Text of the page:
The fights against COVID-19, HIV, TB and malaria are one and the same. We must #UniteToFight them all.
Published 18 December 2020
In just 12 months, the COVID-19 pandemic has spread across the world and collided with existing epidemics, straining many health systems to the breaking point. The pandemic has exposed ugly inequalities, put vulnerable communities at greater risk, disrupted economies and claimed more than 1.6 million lives. No country or community has been left untouched.
At great risk to their own lives, health workers have stepped forward without hesitation to shoulder this extraordinary burden, all while continuing their lifesaving work in the fight against other diseases.
As we turn the page on 2020, we look at the incredible work of these hero health workers.
For Kiki, a transgender woman living in Yaoundé, Cameroon, the constant threat of violence and arrest while being stigmatized and shunned is part of everyday life. Diseases like HIV and COVID-19 expose the barriers and inequities that the most marginalized communities face accessing their right to health care. But these barriers haven’t held Kiki back from working and advocating to protect the rights of people in her community.
Lockdowns and restrictions on public transportation make it harder for many people living with HIV to access life-saving medicines and treatment. In Ukraine, the Global Fund supports an initiative by CO “100% LIFE,” a local HIV community network, which organizes courier services to deliver antiretroviral therapy and other medicines to homes via the postal service. People living with HIV in remote areas where postal services are not available are not left out either – their medication is delivered by car.
Malaria is the leading cause of death in Burundi. In 2020, health teams have spent months racing to ensure the country was prepared to protect communities from the disease despite the challenges of COVID-19. Thanks to the tireless efforts of community health workers, more than 6.8 million mosquito nets were distributed. The community health workers were at the forefront as mobile clinics were deployed to remote communities and indoor residual spraying was done in nine of the most affected districts.
Aftab Ansari spent years fighting for his life after being diagnosed with extensively drug-resistant tuberculosis. After taking treatment and through hope and determination, he fully recovered. But today he may be facing an even bigger challenge: helping others survive the same disease in the middle of the COVID-19 pandemic.
The crucial role community health workers play as guardians of community health has come into clear focus as COVID-19 has accelerated across Africa. Over the years, community health workers like Evaline in Kenya have led the fight against killers such as malaria, HIV and TB. Now they have enlisted themselves to the fight against the new pandemic. The health of millions of people in Africa’s rural areas hinges on the social capital and trust built around these community health workers – many of whom are unpaid volunteers.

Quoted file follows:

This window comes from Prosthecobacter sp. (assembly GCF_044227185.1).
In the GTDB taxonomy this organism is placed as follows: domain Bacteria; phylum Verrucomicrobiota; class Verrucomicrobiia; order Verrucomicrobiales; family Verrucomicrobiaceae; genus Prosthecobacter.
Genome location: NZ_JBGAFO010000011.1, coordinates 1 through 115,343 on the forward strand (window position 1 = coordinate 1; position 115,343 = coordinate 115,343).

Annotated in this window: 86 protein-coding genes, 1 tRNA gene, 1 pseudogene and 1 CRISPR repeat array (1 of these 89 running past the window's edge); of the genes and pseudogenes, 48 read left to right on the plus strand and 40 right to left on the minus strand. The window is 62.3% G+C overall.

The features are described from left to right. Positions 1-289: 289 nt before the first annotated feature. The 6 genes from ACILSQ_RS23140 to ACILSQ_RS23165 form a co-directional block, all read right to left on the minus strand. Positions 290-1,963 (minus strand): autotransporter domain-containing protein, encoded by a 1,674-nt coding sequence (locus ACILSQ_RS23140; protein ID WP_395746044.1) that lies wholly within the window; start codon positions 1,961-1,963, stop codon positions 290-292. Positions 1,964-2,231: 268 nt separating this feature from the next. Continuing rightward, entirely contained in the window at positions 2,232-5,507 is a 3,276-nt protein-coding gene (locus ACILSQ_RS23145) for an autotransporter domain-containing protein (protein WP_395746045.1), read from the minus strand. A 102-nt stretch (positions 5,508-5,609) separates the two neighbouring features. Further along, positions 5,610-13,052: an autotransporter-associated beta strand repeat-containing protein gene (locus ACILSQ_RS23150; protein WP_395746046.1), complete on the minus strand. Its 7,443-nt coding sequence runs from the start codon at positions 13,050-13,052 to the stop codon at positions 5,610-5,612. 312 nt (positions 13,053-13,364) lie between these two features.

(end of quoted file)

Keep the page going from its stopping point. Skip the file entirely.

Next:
Ten years ago, more than 3,800 people died from malaria in Myanmar every year. Today, that number has dropped to approximately 170. Much of this progress has been made through the tireless efforts of 17,000 malaria health volunteers providing rapid testing and treatment and extending vital community-based education through national antimalaria campaigns.
“In the past, people would listen to us, but now people are scared," said Sewande Jekenu, a community tuberculosis worker in Nigeria. "They are not ready to give us their samples…some people don’t want to work with us anymore, they just send us away. They say we are coming to isolate them." In Nigeria, the misconceptions surrounding COVID-19 and tuberculosis – which can have some similar initial symptoms – are a new hurdle for health workers fighting TB.
Nombasa Krune-Dumile is a front-line health worker living with HIV in Cape Town, South Africa. After beating tuberculosis and COVID-19, she is back in the trenches, helping others overcome three diseases. Nombasa has an urgent appeal to governments and global health partners: “Health workers need training and more PPE to protect themselves and their families. That support is needed now.”
Isolated in their homes for six months, sex workers, men who have sex with men, and transgender people faced a frightening new reality of missing their lifesaving HIV services. Community outreach workers and local organizations like Fredy at the New Men and Women Association of Panama have stepped in to help with this challenge. They are using social media and digital apps to provide counseling and to direct people to safe locations for HIV services and testing.
Restrictions on movement and school closures – while successful in halting the spread of COVID-19 in Malawi – contributed considerably to fueling a pandemic of violence against adolescent girls and young women behind closed doors, threatening to reverse decades of progress in the fights against HIV and gender inequality. Grace Ngulube, a 24-year-old community worker and activist living with HIV, traveled across her home country to hear first-hand the devastating impact COVID-19 is having on adolescent girls and young women.
Published 18 December 2020